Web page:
Wishing you a lovely journey!

 THE MINISTRY OF MAGIC

Please be aware that smuggling nifflers, dragons or other magical creature deemed dangerous to passengers or their property is a serious offense.

 

A contingent of goblins moved forward. They were chatting in hushed tones with an accompanying wizard who was casting the charm, “Wingardium Leviosa” upon a selection of heavy trunks, floating them ahead of the group as they talked in intense undertones. Lindsay watched as the goblins were halted in their progress by one of the witches from the Department of Control and Regulation of Magical Creatures.

Speaking solely to the wizard, the ministry witch said, “Are these creatures yours?”

“No,” replied the wizard, then, upon noticing the witch’s raised brow, continued “we are travelling together.”

“You need to register any magical creatures you are taking before embarkation” the witch continued, probing each of the goblins, as a coil of measuring tape snaked around them. A quill and giant ledger danced in the air next to her left ear, taking down their particulars. “Name?” she barked.

“This is Gringlehop…”

“Not them,” she interrupted, her reedy lips pursed as her wand prodded one protesting goblin in the ribs “The Ministry requires your name.”

“My name is Fion Alba-Heinz” the wizard replied with a hard stare.

“And where are you travelling to?”

“Odessa, for business”

“Wand please” bayed the officious witch who, having finished probing the goblins, touched the end of her wand with his. “Alder and dragons heartstring, 12 ½ inches unyielding, carrying three goblins” stated the witch as her quill scratched furiously away above her left cheek.

“Actually,” Fion said, “I won’t be carrying anyone, Gringlehop, Inglehart and Grawgun each have two legs they are thankfully perfectly capable of using, you see.”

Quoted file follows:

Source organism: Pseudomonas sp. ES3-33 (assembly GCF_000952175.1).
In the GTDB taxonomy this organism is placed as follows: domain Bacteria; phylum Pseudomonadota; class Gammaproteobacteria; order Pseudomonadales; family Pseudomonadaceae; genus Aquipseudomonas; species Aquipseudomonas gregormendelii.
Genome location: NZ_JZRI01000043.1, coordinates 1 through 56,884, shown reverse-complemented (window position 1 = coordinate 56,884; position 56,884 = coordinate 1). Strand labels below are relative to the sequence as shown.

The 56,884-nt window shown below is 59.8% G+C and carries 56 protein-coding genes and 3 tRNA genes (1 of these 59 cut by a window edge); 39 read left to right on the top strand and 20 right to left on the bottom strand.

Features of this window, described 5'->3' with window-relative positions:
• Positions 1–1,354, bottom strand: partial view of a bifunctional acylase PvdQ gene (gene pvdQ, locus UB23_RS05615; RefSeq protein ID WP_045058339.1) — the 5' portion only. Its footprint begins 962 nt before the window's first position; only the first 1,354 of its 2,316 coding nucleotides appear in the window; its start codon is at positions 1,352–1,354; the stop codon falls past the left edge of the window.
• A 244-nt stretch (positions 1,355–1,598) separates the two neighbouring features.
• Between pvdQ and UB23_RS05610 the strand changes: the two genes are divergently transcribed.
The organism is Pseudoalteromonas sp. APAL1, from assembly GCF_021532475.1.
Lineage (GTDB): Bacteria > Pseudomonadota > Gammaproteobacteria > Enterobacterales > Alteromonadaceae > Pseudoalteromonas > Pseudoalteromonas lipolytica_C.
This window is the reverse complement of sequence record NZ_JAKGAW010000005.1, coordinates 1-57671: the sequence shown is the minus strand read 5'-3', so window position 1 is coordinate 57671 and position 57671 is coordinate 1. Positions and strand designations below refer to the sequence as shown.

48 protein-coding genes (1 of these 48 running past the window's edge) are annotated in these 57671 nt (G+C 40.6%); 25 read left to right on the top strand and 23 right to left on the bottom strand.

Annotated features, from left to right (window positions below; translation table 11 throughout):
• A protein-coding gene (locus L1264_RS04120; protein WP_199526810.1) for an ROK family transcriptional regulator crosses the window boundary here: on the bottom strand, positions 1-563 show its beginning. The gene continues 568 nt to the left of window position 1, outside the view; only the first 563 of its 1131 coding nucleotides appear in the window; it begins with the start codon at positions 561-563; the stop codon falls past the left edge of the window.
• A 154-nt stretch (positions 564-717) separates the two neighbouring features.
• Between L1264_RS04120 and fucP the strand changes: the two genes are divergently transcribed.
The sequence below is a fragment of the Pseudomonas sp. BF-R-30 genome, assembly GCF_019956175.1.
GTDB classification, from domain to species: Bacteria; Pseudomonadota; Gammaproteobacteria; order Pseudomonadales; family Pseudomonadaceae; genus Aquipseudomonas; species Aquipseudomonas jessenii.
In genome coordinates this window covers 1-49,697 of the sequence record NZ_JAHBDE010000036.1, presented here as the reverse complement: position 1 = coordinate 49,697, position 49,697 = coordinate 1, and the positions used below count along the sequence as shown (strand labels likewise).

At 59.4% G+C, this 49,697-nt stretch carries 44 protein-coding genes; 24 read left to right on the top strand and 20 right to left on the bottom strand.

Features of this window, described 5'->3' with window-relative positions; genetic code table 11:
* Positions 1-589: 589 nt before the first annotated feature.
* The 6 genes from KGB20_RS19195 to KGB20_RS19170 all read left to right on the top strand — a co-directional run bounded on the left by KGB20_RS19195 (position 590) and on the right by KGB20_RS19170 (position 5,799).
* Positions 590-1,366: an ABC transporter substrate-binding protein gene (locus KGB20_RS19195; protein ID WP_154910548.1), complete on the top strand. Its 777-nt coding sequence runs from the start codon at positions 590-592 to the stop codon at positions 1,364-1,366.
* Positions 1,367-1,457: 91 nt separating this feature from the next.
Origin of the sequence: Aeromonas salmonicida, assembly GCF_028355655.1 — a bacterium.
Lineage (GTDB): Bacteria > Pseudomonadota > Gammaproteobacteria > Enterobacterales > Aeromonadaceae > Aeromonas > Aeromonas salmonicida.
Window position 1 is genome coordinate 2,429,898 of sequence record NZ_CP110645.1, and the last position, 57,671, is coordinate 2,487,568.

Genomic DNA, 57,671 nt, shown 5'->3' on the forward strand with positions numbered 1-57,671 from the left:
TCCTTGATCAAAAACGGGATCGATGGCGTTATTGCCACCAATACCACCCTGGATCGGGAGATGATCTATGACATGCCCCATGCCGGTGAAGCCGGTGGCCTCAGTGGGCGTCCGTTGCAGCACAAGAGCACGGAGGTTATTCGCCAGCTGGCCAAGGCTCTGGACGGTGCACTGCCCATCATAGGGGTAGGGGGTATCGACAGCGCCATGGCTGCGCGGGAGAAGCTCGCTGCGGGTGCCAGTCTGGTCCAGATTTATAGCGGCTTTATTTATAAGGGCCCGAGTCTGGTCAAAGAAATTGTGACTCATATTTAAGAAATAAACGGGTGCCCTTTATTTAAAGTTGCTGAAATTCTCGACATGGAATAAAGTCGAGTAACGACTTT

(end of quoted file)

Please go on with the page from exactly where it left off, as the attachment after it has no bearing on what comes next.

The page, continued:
The three goblins laughed at this but the ministry official ignored the comment.  “Mr. Heinz, it is incumbent on me to read you the following”. She flourished the same scroll Lindsay had seen her use during the registration of magical cats and owls, and read aloud in an imperious voice

“This creature or creatures have been registered to your wand for the duration of your journey. Carrying them aboard ministry approved magical transportation makes you fully responsible for their every action whilst on-board. At no point during the journey can they be left unaccompanied, except in the crates provided. Please do not bring any hazardous magical creatures into the dining car. It may be necessary for you to re-register creatures at certain checkpoints, according to local laws. It may be necessary to destroy any creature that does not comply with these recommendations. You will be billed for this service. By bringing them onto the train you agree to these conditions.”

“Can my colleagues and I go now?” Fion Heinz said through clenched teeth.

“You may board the train now” she replied, waltzing off towards an attractive witch in her sixties wearing a mint green striped skirt and cradling a wriggling ball of fur. Lindsay was delighted to notice the dog grab the official’s wand, leap from the arms holding it and bolt across the station yapping merrily. Predictably, pandemonium followed. The fluff ball hid behind a pillar and started tearing into the wand with joy. Passengers jostled this way and that trying to dodge the sparks, blasts and bangs emitting from the mangled wand.  One or two confused passengers even drew their wands, ready for a dual. The ministry witch became preoccupied when a large man with a wobbling moustache blocked her path. The little Pomeranian scuttled away with its prize.

When Lindsay looked around, the goblin party had disappeared into the train. An elegant octogenarian, sporting a towering bun under an absurdly delicate lace hat, was being helped onto the train by two white-gloved attendants, six trunks and several crinolines floating in her wake. She haled the witch in mint stripes who was now chasing her Pomeranian down the platform. Lindsay thought she saw a tail wag beneath one of the elegant witch’s huge petticoats. The great witch and her skirts vanished from view.

Lindsay refocused on the emptying platform. There were the quiet souls here; whose air, like Lindsay’s, was of calm observation. Enigmas and assignments took them across borders known and unknown. They may camouflage themselves by blending in with the dragon hunters, vacationers, and engineering enthusiasts, or pose as honeymooners, or clerks, but they were here. Legilimens like herself reconnoitred information, aurorers; the world’s dark wizard catchers went about their tasks. Lindsay O’Brien knew those the aurorers were tailing were never far away. While she took in her fellow passengers, she was aware she too was being watched by both friend and foe.

Above her the wyverns called out, whistling and chuckling, their fire-belches mingling with the steam on the platform. The train would soon depart. Little did Lindsey know that this journey would change the course of wizarding history.